Is eating that rare steak worth the risk? Meet six of the leading culprits behind contaminated food, where they trhive, and how they can be avoided.
Typically, it is found in undercooked meat, poultry, eggs, and unpasteurized dairy products.
Symptoms of Salmonella infection include diarrhea, fever, and abdominal cramps that develop after 12–72 hours. The illness usually lasts 4–7 days, and most people recover without treatment.
Moderately high. You face a 1 in 144 chance of getting sick from it. Contaminated foods usually look and smell normal.
Avoid sunny-side-up or soft-boiled eggs. Eat only well-cooked poultry and meat, including hamburgers, which should not be pink in the middle. Thoroughly wash all produce.
Contaminated water, raw milk, and raw or undercooked meat or poultry can all carry it into the human intestinal system.
Campylobacter infection, which usually occurs within 2–10 days after the bacteria are ingested, may cause fever, headache, and muscle pain, followed by diarrhea, stomach pain, and nausea. In some cases physicians prescribe antibiotics when diarrhea is severe.
High. Campylobacter is the leading cause of bacterial diarrhea in North America. With about 2 million cases each year, you have about a 1 in 130 chance of getting sick.
The bacteria are easily destroyed by thorough cooking. If there is a chance that your water may be contaminated with this organism, boil it before drinking.
Escherichia coli (E. coli)
Most illness from E. Coli has been associated with eating undercooked, contaminated ground beef. Person-to-person contact in families and child care centers is also an important mode of transmission. Infection can also occur after drinking unpasteurized milk or swimming in contaminated water.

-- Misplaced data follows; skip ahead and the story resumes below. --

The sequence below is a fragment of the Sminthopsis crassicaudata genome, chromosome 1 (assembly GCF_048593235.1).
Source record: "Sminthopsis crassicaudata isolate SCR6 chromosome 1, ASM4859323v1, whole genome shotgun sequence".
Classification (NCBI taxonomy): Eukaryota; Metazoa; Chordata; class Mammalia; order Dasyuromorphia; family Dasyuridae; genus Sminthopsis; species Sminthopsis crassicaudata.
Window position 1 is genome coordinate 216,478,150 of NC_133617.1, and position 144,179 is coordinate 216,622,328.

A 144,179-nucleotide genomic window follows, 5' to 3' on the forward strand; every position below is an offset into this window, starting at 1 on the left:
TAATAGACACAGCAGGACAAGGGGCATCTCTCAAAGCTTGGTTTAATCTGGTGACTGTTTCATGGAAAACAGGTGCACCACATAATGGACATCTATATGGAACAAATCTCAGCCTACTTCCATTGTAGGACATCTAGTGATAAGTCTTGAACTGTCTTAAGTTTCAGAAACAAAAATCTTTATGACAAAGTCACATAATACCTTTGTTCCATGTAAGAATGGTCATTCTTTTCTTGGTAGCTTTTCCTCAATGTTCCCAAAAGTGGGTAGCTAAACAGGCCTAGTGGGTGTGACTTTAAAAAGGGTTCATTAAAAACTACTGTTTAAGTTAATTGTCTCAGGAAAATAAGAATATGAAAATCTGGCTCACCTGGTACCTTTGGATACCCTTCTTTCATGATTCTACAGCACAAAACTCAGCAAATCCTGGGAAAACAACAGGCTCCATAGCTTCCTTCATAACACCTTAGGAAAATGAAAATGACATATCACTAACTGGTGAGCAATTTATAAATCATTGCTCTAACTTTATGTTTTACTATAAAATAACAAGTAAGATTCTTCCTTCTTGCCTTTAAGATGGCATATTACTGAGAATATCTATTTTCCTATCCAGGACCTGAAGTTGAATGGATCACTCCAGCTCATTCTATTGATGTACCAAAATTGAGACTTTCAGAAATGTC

Severe abdominal cramping and watery, bloody diarrhea are the most prevalent symptoms. Usually little or no fever is present, and the illness resolves in 5–10 days. In some people, particularly children under age five and the elderly, the infection can cause hemolytic uremic syndrome, in which the red blood cells are destroyed and the kidneys fail.
High. It takes less than 10 E. coli organisms to cause a problem.
Cook ground meat to a temperature of 70°C at its thickest part (a meat thermometer is a must for this), avoid unpasteurized milk, cider, or juices, rinse produce—especially sprouts—thoroughly, and wash hands carefully.
Hepatitis A Virus (HAV)
Water, shellfish, and salads are the most frequent sources, but cold cuts, sandwiches, fruits, fruit juices, milk, milk products, vegetables, and iced drinks are also often implicated in outbreaks.
It may take a month after infection for symptoms to develop. These can include fever, fatigue, nausea, jaundice, poor appetite, and abdominal pain.
High, if you dine on raw shellfish. About one in every 1,000 oysters is contaminated.
Wash your hands after using the toilet and before preparing or eating food.
Cook shellfish thoroughly.
This bacteria is found in soil and water, which means vegetables can become contaminated while growing. It also has been detected in a variety of raw foods, such as uncooked meats and fish, as well as in foods that become contaminated during processing, such as soft cheeses, franks, and cold cuts.
Infection may cause influenza-like symptoms, including persistent fever and stiff neck, sometimes preceded by nausea, vomiting, and diarrhea. Symptoms usually appear 3 weeks after infection but can emerge as early as 11 days or as late as 70 days from exposure. Miscarriage and stillbirth are risks for pregnant women.
Generally low, with less than 2,000 cases a year. Almost exclusively strikes pregnant women, newborns, young children, the elderly, and people with weakened immune systems.
If you’re in a high-risk group, buy only pasteurized dairy products, cider, or juices. Avoid eating any foods after their use-by dates. Heat hot dogs and cold cuts to 75°C before eating. Warm up dips like hummus, too. Wash vegetables thoroughly. Refrigeration does not prevent the bacteria from multiplying.
Raw oysters, cake frosting, and salads, as well as drinking water, have been implicated in outbreaks.
Most common are mild and brief nausea, vomiting, diarrhea, and/or abdominal pain; headache and low-grade fever may also occur. Severe illness requiring hospitalization is very rare.
High, especially if you eat raw oysters from warm, Southern waters. Only the common cold is reported more frequently than Norwalk virus as a cause of illness in North America.
Eat only cooked shellfish and throw away any shellfish that does not open during cooking.